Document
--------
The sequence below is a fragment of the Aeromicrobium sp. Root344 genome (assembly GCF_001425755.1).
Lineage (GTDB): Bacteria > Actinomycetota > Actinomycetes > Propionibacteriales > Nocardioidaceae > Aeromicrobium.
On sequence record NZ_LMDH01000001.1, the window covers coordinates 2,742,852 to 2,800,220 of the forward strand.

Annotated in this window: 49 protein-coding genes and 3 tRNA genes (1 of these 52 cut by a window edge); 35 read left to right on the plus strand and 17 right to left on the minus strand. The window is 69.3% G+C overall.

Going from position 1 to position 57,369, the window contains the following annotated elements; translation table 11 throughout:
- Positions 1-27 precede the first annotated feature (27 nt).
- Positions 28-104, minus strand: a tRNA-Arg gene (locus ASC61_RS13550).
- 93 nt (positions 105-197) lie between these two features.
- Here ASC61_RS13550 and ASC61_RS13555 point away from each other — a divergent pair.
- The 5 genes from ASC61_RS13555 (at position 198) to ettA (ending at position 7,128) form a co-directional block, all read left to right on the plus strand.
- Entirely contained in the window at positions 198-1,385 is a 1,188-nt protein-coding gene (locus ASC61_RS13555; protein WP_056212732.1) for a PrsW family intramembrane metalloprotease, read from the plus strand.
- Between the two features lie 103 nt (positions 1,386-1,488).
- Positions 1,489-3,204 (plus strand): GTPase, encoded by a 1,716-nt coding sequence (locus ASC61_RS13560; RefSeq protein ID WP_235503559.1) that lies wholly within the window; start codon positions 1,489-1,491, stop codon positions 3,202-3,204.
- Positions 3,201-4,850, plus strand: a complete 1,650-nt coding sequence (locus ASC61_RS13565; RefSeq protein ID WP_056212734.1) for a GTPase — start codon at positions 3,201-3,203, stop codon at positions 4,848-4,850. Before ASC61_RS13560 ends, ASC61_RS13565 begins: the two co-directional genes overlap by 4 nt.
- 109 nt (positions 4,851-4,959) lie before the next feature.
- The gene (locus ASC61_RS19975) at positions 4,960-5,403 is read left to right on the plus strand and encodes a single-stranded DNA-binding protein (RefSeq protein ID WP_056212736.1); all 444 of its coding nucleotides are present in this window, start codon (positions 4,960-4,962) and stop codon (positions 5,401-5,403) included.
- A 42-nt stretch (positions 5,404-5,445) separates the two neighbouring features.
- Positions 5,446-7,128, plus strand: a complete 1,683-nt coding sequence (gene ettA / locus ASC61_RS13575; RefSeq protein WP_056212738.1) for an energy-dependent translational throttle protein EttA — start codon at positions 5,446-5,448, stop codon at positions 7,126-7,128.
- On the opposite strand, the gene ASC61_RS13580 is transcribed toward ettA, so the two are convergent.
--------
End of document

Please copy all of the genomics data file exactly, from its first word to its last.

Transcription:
The sequence below is a fragment of the Aeromicrobium sp. Root344 genome (assembly GCF_001425755.1).
Lineage (GTDB): Bacteria > Actinomycetota > Actinomycetes > Propionibacteriales > Nocardioidaceae > Aeromicrobium.
On sequence record NZ_LMDH01000001.1, the window covers coordinates 2,742,852 to 2,800,220 of the forward strand.

Annotated in this window: 49 protein-coding genes and 3 tRNA genes (1 of these 52 cut by a window edge); 35 read left to right on the plus strand and 17 right to left on the minus strand. The window is 69.3% G+C overall.

Going from position 1 to position 57,369, the window contains the following annotated elements; translation table 11 throughout:
- Positions 1-27 precede the first annotated feature (27 nt).
- Positions 28-104, minus strand: a tRNA-Arg gene (locus ASC61_RS13550).
- 93 nt (positions 105-197) lie between these two features.
- Here ASC61_RS13550 and ASC61_RS13555 point away from each other — a divergent pair.
- The 5 genes from ASC61_RS13555 (at position 198) to ettA (ending at position 7,128) form a co-directional block, all read left to right on the plus strand.
- Entirely contained in the window at positions 198-1,385 is a 1,188-nt protein-coding gene (locus ASC61_RS13555; protein WP_056212732.1) for a PrsW family intramembrane metalloprotease, read from the plus strand.
- Between the two features lie 103 nt (positions 1,386-1,488).
- Positions 1,489-3,204 (plus strand): GTPase, encoded by a 1,716-nt coding sequence (locus ASC61_RS13560; RefSeq protein ID WP_235503559.1) that lies wholly within the window; start codon positions 1,489-1,491, stop codon positions 3,202-3,204.
- Positions 3,201-4,850, plus strand: a complete 1,650-nt coding sequence (locus ASC61_RS13565; RefSeq protein ID WP_056212734.1) for a GTPase — start codon at positions 3,201-3,203, stop codon at positions 4,848-4,850. Before ASC61_RS13560 ends, ASC61_RS13565 begins: the two co-directional genes overlap by 4 nt.
- 109 nt (positions 4,851-4,959) lie before the next feature.
- The gene (locus ASC61_RS19975) at positions 4,960-5,403 is read left to right on the plus strand and encodes a single-stranded DNA-binding protein (RefSeq protein ID WP_056212736.1); all 444 of its coding nucleotides are present in this window, start codon (positions 4,960-4,962) and stop codon (positions 5,401-5,403) included.
- A 42-nt stretch (positions 5,404-5,445) separates the two neighbouring features.
- Positions 5,446-7,128, plus strand: a complete 1,683-nt coding sequence (gene ettA / locus ASC61_RS13575; RefSeq protein WP_056212738.1) for an energy-dependent translational throttle protein EttA — start codon at positions 5,446-5,448, stop codon at positions 7,126-7,128.
- On the opposite strand, the gene ASC61_RS13580 is transcribed toward ettA, so the two are convergent.